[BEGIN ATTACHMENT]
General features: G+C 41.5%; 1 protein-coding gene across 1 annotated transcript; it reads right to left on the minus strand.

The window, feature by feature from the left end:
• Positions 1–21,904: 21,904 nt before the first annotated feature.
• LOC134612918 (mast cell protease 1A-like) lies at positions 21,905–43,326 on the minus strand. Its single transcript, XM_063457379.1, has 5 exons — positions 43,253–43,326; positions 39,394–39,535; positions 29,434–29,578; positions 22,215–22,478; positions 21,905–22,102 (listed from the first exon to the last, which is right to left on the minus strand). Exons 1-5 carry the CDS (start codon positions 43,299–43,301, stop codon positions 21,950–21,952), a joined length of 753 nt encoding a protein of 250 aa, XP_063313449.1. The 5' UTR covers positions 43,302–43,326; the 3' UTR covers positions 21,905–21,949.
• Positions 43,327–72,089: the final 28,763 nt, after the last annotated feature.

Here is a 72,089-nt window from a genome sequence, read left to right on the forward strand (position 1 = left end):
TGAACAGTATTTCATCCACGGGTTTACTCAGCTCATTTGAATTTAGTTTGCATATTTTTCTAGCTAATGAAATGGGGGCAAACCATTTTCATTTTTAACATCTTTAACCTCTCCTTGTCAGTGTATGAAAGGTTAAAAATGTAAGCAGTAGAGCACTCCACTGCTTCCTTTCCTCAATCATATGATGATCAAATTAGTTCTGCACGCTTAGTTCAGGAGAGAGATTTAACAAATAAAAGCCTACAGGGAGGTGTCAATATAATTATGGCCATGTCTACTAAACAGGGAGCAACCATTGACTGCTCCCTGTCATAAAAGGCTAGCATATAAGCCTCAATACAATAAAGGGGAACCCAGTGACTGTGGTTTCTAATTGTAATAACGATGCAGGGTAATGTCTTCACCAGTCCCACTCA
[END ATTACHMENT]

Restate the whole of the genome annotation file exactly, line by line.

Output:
General features: G+C 41.5%; 1 protein-coding gene across 1 annotated transcript; it reads right to left on the minus strand.

The window, feature by feature from the left end:
• Positions 1–21,904: 21,904 nt before the first annotated feature.
• LOC134612918 (mast cell protease 1A-like) lies at positions 21,905–43,326 on the minus strand. Its single transcript, XM_063457379.1, has 5 exons — positions 43,253–43,326; positions 39,394–39,535; positions 29,434–29,578; positions 22,215–22,478; positions 21,905–22,102 (listed from the first exon to the last, which is right to left on the minus strand). Exons 1-5 carry the CDS (start codon positions 43,299–43,301, stop codon positions 21,950–21,952), a joined length of 753 nt encoding a protein of 250 aa, XP_063313449.1. The 5' UTR covers positions 43,302–43,326; the 3' UTR covers positions 21,905–21,949.
• Positions 43,327–72,089: the final 28,763 nt, after the last annotated feature.

Here is a 72,089-nt window from a genome sequence, read left to right on the forward strand (position 1 = left end):
TGAACAGTATTTCATCCACGGGTTTACTCAGCTCATTTGAATTTAGTTTGCATATTTTTCTAGCTAATGAAATGGGGGCAAACCATTTTCATTTTTAACATCTTTAACCTCTCCTTGTCAGTGTATGAAAGGTTAAAAATGTAAGCAGTAGAGCACTCCACTGCTTCCTTTCCTCAATCATATGATGATCAAATTAGTTCTGCACGCTTAGTTCAGGAGAGAGATTTAACAAATAAAAGCCTACAGGGAGGTGTCAATATAATTATGGCCATGTCTACTAAACAGGGAGCAACCATTGACTGCTCCCTGTCATAAAAGGCTAGCATATAAGCCTCAATACAATAAAGGGGAACCCAGTGACTGTGGTTTCTAATTGTAATAACGATGCAGGGTAATGTCTTCACCAGTCCCACTCA